“While [company] directors will be personally liable under specific statutory liabilities, they won’t be liable for general business creditors unless they have given personal guarantees,” she explains.
3. Engineered to fail
Case study: An engineer ran a thriving engineering business that provided a solid income for many years. He was sole director of the operating company and his wife was the sole shareholder. Eventually he decided to retire and his wife sold the shares in the company.
Under the sales agreement, the buyer acquired the solvent business, taking over both its debtors and credits. The buyer recovered the debts as expected but then disappeared without paying its creditors.
As the engineer had signed personal guarantees to pay for debts incurred by the company to the point of sale, the creditors then pursued him for their money.
Outcome: “It was quite horrendous,” recalls Prestney. The engineer was declared bankrupt. And to make matters much worse, the creditors began to make claims against the value of the family home.
His share in the family home had been transferred to his wife six years earlier, long before the sale of the business. However, the creditors used the precedent from a well-known High Court case six years ago involving former Sydney barrister John Cummins and his wife, Mary. (Cummins is also well known for not having lodged a tax return for 45 years.)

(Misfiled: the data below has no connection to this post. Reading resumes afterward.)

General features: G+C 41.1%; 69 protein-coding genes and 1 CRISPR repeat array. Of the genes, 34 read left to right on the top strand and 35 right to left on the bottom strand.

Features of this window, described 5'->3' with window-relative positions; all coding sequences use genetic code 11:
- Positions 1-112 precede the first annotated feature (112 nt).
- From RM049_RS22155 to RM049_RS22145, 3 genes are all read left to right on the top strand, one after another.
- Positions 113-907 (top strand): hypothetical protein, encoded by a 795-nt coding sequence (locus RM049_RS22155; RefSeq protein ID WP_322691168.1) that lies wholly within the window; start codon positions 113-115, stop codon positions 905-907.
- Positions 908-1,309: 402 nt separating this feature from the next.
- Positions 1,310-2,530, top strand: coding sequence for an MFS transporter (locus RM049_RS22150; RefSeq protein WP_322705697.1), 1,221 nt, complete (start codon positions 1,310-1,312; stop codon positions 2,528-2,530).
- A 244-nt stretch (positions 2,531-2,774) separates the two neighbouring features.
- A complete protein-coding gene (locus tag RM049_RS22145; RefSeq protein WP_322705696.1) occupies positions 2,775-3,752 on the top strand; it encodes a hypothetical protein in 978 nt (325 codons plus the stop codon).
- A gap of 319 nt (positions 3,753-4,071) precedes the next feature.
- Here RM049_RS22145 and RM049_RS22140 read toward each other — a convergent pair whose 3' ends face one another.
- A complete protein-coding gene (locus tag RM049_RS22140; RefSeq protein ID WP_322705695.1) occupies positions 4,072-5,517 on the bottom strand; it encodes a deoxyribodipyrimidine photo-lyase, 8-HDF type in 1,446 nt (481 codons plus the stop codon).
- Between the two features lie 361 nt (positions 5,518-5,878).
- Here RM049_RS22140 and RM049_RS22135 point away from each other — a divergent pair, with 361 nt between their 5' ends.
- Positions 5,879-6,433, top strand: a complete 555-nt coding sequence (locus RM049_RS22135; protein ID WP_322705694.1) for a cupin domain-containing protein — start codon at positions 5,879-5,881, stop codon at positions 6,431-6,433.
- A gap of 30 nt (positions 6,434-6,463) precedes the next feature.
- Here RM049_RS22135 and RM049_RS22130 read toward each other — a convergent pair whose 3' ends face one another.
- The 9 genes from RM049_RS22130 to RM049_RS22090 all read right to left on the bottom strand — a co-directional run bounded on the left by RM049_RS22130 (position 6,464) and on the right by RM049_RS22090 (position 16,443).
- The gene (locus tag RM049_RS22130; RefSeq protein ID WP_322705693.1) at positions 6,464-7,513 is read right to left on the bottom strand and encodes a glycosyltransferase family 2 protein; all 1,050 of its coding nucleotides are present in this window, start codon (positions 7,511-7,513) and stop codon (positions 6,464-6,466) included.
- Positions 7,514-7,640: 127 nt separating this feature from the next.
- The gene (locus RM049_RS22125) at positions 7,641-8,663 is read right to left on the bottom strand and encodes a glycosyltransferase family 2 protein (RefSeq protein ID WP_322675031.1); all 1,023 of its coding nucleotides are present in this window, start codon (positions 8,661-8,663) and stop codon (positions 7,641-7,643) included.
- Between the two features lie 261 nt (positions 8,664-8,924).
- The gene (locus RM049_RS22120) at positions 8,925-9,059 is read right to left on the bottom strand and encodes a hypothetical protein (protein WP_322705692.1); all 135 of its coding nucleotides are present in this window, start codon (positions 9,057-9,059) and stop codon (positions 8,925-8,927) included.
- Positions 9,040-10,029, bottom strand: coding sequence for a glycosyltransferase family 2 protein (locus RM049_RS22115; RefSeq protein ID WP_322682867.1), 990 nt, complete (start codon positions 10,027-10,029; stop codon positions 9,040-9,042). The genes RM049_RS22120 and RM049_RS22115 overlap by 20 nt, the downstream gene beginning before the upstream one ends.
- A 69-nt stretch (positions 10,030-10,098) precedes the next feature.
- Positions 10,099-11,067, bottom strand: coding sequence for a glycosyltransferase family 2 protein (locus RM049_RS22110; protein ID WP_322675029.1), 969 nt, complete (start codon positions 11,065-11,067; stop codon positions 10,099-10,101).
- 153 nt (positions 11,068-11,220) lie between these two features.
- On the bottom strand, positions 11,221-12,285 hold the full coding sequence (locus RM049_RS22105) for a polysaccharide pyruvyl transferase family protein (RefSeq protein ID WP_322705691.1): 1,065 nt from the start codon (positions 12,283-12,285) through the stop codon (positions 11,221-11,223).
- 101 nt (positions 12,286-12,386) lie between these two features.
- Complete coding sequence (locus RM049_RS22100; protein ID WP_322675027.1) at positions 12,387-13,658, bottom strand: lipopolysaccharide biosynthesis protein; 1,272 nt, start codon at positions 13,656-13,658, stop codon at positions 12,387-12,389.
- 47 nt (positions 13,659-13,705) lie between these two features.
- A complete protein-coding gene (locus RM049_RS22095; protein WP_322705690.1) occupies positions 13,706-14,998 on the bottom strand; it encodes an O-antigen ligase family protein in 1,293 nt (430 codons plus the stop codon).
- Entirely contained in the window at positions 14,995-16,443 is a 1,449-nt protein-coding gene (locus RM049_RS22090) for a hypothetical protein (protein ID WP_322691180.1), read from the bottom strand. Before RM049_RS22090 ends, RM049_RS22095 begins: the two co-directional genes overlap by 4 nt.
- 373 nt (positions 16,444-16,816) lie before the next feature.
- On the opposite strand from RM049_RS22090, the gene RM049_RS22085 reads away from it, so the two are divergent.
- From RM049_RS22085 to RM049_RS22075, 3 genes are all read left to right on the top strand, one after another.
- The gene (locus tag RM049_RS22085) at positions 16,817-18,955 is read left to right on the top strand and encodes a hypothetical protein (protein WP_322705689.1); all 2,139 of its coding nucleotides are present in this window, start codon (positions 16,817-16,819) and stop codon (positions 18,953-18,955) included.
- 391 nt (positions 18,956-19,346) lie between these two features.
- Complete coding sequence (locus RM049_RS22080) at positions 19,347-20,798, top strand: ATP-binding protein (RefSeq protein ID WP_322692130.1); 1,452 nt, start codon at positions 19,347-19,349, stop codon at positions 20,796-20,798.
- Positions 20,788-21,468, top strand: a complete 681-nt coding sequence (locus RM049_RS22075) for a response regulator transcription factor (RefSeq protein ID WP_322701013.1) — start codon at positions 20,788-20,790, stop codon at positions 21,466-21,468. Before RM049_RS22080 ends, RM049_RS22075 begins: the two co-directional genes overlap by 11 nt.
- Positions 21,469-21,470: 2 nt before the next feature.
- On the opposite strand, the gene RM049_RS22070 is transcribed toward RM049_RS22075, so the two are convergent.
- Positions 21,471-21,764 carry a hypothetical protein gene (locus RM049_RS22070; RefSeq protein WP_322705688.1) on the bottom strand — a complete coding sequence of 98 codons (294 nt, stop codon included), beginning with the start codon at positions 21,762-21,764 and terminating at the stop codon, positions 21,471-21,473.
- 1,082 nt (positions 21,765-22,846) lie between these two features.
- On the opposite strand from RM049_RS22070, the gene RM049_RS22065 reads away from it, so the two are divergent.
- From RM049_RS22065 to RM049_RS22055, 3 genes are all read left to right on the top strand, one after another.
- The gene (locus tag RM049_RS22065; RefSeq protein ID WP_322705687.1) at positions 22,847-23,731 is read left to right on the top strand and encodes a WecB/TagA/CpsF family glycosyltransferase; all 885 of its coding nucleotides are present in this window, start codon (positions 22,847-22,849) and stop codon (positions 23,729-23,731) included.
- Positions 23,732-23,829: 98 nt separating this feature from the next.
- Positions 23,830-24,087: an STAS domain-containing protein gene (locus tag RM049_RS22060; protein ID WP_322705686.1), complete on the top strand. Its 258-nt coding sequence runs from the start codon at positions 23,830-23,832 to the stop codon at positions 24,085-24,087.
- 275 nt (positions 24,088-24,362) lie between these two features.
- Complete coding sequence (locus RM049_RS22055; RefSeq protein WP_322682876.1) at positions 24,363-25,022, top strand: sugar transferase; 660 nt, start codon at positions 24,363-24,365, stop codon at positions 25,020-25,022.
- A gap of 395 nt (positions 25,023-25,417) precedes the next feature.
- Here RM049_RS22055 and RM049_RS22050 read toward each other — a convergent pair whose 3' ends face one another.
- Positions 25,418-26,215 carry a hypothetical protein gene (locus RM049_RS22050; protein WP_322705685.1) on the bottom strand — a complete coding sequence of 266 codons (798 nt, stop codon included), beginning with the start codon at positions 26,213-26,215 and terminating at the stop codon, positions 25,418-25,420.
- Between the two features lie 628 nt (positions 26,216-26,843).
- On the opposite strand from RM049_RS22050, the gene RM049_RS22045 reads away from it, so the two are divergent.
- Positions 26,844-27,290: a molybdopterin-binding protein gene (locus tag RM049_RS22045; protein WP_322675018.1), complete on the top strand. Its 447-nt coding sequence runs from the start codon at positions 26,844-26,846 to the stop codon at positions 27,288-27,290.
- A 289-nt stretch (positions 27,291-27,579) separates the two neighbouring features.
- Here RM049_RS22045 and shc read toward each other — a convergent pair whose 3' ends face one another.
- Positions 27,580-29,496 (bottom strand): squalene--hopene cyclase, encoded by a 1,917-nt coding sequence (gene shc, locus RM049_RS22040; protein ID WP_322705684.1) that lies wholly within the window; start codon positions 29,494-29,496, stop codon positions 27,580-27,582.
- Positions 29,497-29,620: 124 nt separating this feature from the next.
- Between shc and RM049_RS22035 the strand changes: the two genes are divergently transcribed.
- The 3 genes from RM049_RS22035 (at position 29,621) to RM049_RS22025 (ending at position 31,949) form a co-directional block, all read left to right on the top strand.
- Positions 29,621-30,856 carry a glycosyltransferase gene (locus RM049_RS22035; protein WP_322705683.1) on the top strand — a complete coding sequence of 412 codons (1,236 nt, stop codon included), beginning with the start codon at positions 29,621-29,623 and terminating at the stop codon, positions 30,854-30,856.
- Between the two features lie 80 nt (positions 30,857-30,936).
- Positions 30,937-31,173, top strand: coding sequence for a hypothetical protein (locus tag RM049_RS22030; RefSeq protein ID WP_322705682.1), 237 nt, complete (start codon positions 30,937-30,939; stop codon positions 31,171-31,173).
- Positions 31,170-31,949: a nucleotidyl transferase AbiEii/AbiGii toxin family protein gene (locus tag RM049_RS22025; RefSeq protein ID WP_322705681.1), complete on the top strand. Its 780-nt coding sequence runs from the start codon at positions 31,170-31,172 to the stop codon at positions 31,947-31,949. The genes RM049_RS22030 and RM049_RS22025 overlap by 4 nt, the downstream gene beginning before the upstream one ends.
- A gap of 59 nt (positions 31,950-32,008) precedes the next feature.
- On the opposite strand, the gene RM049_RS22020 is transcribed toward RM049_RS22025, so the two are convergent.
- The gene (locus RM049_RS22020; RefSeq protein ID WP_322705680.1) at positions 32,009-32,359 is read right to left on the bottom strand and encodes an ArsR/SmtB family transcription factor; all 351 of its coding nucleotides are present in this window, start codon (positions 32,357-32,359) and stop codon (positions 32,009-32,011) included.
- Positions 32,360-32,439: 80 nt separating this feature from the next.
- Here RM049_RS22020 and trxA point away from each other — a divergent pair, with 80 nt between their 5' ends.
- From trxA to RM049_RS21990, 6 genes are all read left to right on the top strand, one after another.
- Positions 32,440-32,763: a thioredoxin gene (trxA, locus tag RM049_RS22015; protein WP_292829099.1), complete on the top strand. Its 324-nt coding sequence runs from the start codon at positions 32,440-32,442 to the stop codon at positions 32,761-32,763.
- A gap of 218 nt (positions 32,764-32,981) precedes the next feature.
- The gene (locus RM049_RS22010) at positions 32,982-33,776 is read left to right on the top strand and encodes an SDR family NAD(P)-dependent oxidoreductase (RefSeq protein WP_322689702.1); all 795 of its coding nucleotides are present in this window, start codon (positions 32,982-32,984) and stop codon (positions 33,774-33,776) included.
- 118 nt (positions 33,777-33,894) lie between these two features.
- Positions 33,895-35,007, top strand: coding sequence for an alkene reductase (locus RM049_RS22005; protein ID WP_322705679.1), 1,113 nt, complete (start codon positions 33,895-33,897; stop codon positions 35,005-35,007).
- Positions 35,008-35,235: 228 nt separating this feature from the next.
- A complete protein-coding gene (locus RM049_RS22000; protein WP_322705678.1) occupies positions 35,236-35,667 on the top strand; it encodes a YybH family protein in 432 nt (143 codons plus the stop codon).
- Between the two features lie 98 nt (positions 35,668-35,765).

In the Cummins case, the High Court looked at circumstances where a husband and wife each contributed to the purchase price of the matrimonial home but the title was in the name of one spouse – in that case, Mary Cummins. And the court found that in such circumstances, it may be “inferred that it was intended that each of the spouses should have a one-half interest in the property, regardless of the amounts contributed by them”.
Prestney explains that the engineer had contributed to the mortgage from his salary and had financed home improvements. She believes it is likely that the couple will have to sell their home to help pay their former business’s debts.
Lessons: Again, there are plenty of lessons from this experience. Prestney says the couple could have sold the assets of the business yet retained the creditors and debtors, which were approximately of equal value at the time of the sale.
Now to the matter of the family home. Following the transfer of the husband’s share in the family home to his spouse, Prestney says the couple would have ideally made sure that all mortgage repayments were made with her money – perhaps using her dividends from the engineering business.